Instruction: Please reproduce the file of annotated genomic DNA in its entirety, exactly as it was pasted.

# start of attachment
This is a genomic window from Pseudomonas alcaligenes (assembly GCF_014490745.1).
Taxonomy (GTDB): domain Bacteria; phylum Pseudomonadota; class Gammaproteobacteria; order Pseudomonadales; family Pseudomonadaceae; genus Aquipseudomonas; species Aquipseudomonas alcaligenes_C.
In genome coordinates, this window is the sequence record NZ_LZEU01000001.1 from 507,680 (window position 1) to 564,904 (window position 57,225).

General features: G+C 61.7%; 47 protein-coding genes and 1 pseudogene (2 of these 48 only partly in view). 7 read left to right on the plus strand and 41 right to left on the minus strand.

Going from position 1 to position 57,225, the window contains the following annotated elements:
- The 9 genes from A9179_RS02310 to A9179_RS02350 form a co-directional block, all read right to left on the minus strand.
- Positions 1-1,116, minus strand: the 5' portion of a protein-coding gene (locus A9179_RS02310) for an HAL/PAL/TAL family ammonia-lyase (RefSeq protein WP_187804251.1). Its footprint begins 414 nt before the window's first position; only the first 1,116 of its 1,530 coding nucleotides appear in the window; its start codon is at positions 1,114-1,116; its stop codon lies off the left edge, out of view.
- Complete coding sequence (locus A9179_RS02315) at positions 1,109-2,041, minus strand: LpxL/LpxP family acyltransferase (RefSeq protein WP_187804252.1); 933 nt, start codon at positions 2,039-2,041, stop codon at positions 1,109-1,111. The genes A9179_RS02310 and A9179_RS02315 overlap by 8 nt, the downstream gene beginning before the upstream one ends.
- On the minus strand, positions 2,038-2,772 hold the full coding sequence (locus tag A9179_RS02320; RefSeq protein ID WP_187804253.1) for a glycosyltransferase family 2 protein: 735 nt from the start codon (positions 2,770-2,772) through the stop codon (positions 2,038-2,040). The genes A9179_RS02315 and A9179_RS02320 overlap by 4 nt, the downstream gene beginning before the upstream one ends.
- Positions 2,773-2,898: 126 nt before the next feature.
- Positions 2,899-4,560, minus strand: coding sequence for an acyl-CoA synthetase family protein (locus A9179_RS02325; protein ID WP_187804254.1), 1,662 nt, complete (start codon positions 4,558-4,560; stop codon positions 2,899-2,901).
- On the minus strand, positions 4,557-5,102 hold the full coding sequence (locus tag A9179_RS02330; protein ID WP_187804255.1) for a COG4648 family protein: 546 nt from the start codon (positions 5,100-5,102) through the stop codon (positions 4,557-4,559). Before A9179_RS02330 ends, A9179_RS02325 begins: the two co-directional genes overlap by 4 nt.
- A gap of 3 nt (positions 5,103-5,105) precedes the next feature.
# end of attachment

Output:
This is a genomic window from Pseudomonas alcaligenes (assembly GCF_014490745.1).
Taxonomy (GTDB): domain Bacteria; phylum Pseudomonadota; class Gammaproteobacteria; order Pseudomonadales; family Pseudomonadaceae; genus Aquipseudomonas; species Aquipseudomonas alcaligenes_C.
In genome coordinates, this window is the sequence record NZ_LZEU01000001.1 from 507,680 (window position 1) to 564,904 (window position 57,225).

General features: G+C 61.7%; 47 protein-coding genes and 1 pseudogene (2 of these 48 only partly in view). 7 read left to right on the plus strand and 41 right to left on the minus strand.

Going from position 1 to position 57,225, the window contains the following annotated elements:
- The 9 genes from A9179_RS02310 to A9179_RS02350 form a co-directional block, all read right to left on the minus strand.
- Positions 1-1,116, minus strand: the 5' portion of a protein-coding gene (locus A9179_RS02310) for an HAL/PAL/TAL family ammonia-lyase (RefSeq protein WP_187804251.1). Its footprint begins 414 nt before the window's first position; only the first 1,116 of its 1,530 coding nucleotides appear in the window; its start codon is at positions 1,114-1,116; its stop codon lies off the left edge, out of view.
- Complete coding sequence (locus A9179_RS02315) at positions 1,109-2,041, minus strand: LpxL/LpxP family acyltransferase (RefSeq protein WP_187804252.1); 933 nt, start codon at positions 2,039-2,041, stop codon at positions 1,109-1,111. The genes A9179_RS02310 and A9179_RS02315 overlap by 8 nt, the downstream gene beginning before the upstream one ends.
- On the minus strand, positions 2,038-2,772 hold the full coding sequence (locus tag A9179_RS02320; RefSeq protein ID WP_187804253.1) for a glycosyltransferase family 2 protein: 735 nt from the start codon (positions 2,770-2,772) through the stop codon (positions 2,038-2,040). The genes A9179_RS02315 and A9179_RS02320 overlap by 4 nt, the downstream gene beginning before the upstream one ends.
- Positions 2,773-2,898: 126 nt before the next feature.
- Positions 2,899-4,560, minus strand: coding sequence for an acyl-CoA synthetase family protein (locus A9179_RS02325; protein ID WP_187804254.1), 1,662 nt, complete (start codon positions 4,558-4,560; stop codon positions 2,899-2,901).
- On the minus strand, positions 4,557-5,102 hold the full coding sequence (locus tag A9179_RS02330; protein ID WP_187804255.1) for a COG4648 family protein: 546 nt from the start codon (positions 5,100-5,102) through the stop codon (positions 4,557-4,559). Before A9179_RS02330 ends, A9179_RS02325 begins: the two co-directional genes overlap by 4 nt.
- A gap of 3 nt (positions 5,103-5,105) precedes the next feature.